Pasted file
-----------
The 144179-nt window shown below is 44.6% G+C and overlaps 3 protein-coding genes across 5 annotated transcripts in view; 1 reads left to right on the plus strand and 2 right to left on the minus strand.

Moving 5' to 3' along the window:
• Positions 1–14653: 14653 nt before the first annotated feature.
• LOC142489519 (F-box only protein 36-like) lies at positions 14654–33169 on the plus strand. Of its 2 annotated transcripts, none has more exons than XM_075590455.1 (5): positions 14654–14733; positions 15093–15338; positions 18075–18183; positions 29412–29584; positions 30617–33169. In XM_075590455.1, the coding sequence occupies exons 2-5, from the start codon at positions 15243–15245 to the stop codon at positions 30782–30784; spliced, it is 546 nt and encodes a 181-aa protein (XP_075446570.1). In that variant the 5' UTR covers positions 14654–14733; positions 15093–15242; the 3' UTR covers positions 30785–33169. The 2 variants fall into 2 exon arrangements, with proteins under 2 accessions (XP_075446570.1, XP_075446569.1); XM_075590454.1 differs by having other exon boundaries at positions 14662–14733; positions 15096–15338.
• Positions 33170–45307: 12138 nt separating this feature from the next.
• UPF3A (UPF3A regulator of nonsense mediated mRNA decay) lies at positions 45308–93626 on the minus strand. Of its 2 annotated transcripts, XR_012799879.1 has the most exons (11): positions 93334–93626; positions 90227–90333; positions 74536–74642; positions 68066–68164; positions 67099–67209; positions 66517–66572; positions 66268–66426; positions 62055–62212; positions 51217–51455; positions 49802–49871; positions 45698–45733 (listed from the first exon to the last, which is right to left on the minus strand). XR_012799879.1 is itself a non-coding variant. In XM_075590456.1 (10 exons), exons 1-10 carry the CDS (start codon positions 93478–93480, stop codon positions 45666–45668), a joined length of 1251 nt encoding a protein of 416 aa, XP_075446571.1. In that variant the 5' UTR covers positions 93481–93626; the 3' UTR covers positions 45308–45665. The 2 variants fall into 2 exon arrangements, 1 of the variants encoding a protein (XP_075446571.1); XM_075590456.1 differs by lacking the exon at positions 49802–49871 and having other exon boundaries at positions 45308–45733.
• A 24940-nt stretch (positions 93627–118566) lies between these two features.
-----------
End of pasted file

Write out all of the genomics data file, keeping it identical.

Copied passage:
The 144179-nt window shown below is 44.6% G+C and overlaps 3 protein-coding genes across 5 annotated transcripts in view; 1 reads left to right on the plus strand and 2 right to left on the minus strand.

Moving 5' to 3' along the window:
• Positions 1–14653: 14653 nt before the first annotated feature.
• LOC142489519 (F-box only protein 36-like) lies at positions 14654–33169 on the plus strand. Of its 2 annotated transcripts, none has more exons than XM_075590455.1 (5): positions 14654–14733; positions 15093–15338; positions 18075–18183; positions 29412–29584; positions 30617–33169. In XM_075590455.1, the coding sequence occupies exons 2-5, from the start codon at positions 15243–15245 to the stop codon at positions 30782–30784; spliced, it is 546 nt and encodes a 181-aa protein (XP_075446570.1). In that variant the 5' UTR covers positions 14654–14733; positions 15093–15242; the 3' UTR covers positions 30785–33169. The 2 variants fall into 2 exon arrangements, with proteins under 2 accessions (XP_075446570.1, XP_075446569.1); XM_075590454.1 differs by having other exon boundaries at positions 14662–14733; positions 15096–15338.
• Positions 33170–45307: 12138 nt separating this feature from the next.
• UPF3A (UPF3A regulator of nonsense mediated mRNA decay) lies at positions 45308–93626 on the minus strand. Of its 2 annotated transcripts, XR_012799879.1 has the most exons (11): positions 93334–93626; positions 90227–90333; positions 74536–74642; positions 68066–68164; positions 67099–67209; positions 66517–66572; positions 66268–66426; positions 62055–62212; positions 51217–51455; positions 49802–49871; positions 45698–45733 (listed from the first exon to the last, which is right to left on the minus strand). XR_012799879.1 is itself a non-coding variant. In XM_075590456.1 (10 exons), exons 1-10 carry the CDS (start codon positions 93478–93480, stop codon positions 45666–45668), a joined length of 1251 nt encoding a protein of 416 aa, XP_075446571.1. In that variant the 5' UTR covers positions 93481–93626; the 3' UTR covers positions 45308–45665. The 2 variants fall into 2 exon arrangements, 1 of the variants encoding a protein (XP_075446571.1); XM_075590456.1 differs by lacking the exon at positions 49802–49871 and having other exon boundaries at positions 45308–45733.
• A 24940-nt stretch (positions 93627–118566) lies between these two features.